Heritage commission motion passed after PPP/C walkout

‘We just got tired and decided you know, our presence at this point in the debate is of no interest and no concern to the opposition’ –PPP/C Chief Whip Gail Teixeira.

David Granger
David Granger

The PPP/C last night walked out of the debate on a motion brought by Opposition Leader David Granger for a National Heritage Commission which would promote national appreciation for the “diverse cultural strains which enrich society” which was eventually passed in their absence.

The walk-out by the government parliamentarians was a first for the ruling party while in power and Granger said that it was “a moment of some astonishment that the government should walk out.”

The PPP/C Chief Whip, Gail Teixeira said that the opposition did not care what the government said or presented. “This was Granger’s motion. It was passed by diktat,” she said. She said that the Heritage Commission was a good idea but there was more that was needed but the opposition wanted to finish it off last night and they decided that their presence at that point did not make much difference. She said that they tried over and over to ask for a deferral of the motion or that it be sent to a special select committee. “We just got tired and decided you know, our presence at this point in the debate is of no interest and no concern to the opposition,” Teixeira said.

In commending the motion to the House, Granger said that he was in contact with Minister of Culture, Youth and Sport, Dr Frank Anthony and he proposed some amendments which Granger agreed to. “There was nothing before me that I didn’t agree to do,” he said, adding that the government just wanted to procrastinate. He underscored the importance of the motion to preserving and protecting the country’s heritage.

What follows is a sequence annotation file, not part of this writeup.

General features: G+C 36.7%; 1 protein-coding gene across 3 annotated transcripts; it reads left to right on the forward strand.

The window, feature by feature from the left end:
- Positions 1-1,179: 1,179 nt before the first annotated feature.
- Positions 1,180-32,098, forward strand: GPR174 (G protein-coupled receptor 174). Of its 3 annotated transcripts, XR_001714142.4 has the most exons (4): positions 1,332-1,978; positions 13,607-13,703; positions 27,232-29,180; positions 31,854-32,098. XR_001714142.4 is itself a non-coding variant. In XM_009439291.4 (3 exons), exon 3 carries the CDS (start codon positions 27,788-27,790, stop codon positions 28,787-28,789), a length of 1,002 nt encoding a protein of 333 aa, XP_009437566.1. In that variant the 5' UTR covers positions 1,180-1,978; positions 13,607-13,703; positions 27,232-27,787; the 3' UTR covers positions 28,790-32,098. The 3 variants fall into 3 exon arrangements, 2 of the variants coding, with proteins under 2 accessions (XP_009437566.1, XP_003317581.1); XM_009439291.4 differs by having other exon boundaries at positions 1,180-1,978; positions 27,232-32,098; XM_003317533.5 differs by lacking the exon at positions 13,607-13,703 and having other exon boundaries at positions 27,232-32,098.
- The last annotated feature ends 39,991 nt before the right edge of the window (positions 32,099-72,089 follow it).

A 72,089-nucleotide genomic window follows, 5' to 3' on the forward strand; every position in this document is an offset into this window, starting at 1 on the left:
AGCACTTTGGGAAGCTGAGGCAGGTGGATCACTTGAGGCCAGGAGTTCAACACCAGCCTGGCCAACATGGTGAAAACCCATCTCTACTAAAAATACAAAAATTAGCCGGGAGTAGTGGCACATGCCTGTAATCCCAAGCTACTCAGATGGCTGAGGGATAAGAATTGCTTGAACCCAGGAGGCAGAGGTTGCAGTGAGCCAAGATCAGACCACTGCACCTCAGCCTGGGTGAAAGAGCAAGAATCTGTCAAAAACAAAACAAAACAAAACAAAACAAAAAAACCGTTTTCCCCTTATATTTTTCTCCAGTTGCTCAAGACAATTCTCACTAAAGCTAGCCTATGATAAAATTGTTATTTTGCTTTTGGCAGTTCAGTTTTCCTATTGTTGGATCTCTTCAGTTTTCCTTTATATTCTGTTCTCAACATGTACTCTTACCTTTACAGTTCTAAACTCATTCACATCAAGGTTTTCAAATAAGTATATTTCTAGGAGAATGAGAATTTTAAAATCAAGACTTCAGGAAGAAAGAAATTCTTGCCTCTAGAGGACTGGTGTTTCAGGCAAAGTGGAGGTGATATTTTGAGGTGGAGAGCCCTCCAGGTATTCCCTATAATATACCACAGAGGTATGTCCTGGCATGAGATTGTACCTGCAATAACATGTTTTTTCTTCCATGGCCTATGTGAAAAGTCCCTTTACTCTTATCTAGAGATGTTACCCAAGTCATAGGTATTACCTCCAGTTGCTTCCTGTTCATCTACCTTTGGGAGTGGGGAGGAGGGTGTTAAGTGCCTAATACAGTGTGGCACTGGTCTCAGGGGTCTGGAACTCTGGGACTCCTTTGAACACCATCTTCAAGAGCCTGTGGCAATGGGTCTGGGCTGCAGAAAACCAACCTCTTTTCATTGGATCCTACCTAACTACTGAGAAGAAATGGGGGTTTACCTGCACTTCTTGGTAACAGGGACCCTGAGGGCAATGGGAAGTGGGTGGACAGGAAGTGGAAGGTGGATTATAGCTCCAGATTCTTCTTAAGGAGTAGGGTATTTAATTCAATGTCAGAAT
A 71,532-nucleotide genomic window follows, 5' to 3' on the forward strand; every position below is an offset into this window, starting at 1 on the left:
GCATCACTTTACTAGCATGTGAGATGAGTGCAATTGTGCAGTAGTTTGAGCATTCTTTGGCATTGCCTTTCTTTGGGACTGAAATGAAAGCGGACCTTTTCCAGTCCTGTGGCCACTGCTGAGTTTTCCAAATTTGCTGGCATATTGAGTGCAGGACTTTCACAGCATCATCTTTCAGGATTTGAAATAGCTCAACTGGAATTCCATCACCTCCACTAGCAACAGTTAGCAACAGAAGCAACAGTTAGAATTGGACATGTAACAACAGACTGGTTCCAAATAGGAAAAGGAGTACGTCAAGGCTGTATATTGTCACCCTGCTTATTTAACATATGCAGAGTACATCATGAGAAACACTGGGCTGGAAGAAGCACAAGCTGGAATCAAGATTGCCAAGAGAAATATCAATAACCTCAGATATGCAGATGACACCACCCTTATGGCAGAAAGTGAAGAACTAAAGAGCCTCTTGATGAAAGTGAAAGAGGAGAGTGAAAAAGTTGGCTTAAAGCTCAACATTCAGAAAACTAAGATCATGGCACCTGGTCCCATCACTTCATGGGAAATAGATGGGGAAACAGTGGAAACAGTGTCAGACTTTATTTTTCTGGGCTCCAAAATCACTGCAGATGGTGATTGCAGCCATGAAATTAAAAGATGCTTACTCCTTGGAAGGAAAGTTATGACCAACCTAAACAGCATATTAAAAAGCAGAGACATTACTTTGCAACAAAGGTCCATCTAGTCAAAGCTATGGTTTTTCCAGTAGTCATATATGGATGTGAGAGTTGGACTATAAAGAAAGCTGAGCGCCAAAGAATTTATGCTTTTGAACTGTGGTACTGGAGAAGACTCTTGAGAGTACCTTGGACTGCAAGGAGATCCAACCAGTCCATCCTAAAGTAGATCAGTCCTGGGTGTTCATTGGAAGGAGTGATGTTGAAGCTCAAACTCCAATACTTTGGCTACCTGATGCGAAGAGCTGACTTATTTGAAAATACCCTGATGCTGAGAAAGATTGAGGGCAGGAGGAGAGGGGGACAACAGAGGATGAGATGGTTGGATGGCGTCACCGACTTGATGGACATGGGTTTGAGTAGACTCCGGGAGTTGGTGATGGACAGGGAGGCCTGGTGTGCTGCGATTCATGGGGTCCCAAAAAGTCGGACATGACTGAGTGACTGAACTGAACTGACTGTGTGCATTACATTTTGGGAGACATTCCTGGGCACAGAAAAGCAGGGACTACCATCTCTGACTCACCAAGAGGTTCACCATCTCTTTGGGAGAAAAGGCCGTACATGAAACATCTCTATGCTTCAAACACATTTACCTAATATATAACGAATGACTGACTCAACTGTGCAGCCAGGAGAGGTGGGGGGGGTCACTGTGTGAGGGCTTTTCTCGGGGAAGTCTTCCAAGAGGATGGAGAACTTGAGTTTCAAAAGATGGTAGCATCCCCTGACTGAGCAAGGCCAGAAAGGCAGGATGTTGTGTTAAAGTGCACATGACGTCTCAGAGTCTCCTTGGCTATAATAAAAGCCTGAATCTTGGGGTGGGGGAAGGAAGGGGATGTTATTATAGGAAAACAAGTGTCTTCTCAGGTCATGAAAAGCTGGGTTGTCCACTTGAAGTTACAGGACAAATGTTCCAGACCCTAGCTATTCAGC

Teixeira in her contribution to the debate before the walk-out said that the matter was discussed extensively at Cabinet and they thought that unanimity should have been sought. She said that they did not believe that it was too late to halt the process and have a team meet to discuss the issue. She said that the government supported the initiative but believed that it should be national and unanimous. She said that the motion as drafted was limited in terms of what could be done.

APNU parliamentarian Amna Ally also spoke in favour of the motion and said that the time has come to establish a national heritage and culture commission. She said that the motion was not contentious or vexatious and it was of national importance.

At 10pm, Speaker of the National Assembly Raphael Trotman pointed out that the Standing Orders stipulate that the business of the House should be wrapped up by that time. He said that he believed that attempts should have been made to reach consensus and given what he had heard during the debate, he believed that consensus could be reached.

However, the opposition moved to extend the sitting and finish debate on the motion while the government side moved a counter-motion to continue debate at the next sitting. A division was called and the opposition motion to extend the sitting was passed.

The government parliamentarians then walked out and in their absence, the motion was passed with amendments. Other speakers on the motion were APNU’s Sydney Allicock and the AFC’s Cathy Hughes. Anthony was also scheduled to speak but joined the walkout prior to his turn to speak.

The recital to the motion adverts to the preamble to the Constitution and Article 35 of the Constitution which deal with the celebrating of the cultural and racial diversity of the country.

Gail Teixeira
Gail Teixeira

The recital refers to the indigenous peoples’ observation of Amerindian Heritage Day on September 10 of each year.  It also refers to the risings by enslaved Africans in 1763 and 1823 and their subsequent freeing in 1838. Note is also made in the recital of the arrival of indentured labourers from Madeira in 1835, indentured labourers from India in 1838, liberated captive Africans in 1841 and indentured Chinese labourers in 1853.

Pointing out that the state may from time to time, “consider the erection of monuments, the observance of events, the publication of educational and historical texts, films, broadcasts and other educational materials in order to satisfy the various cultural needs of the people of Guyana” and that due recognition should be made of the cultural needs of all Guyanese, Granger’s motion called for a National Heritage Commission.

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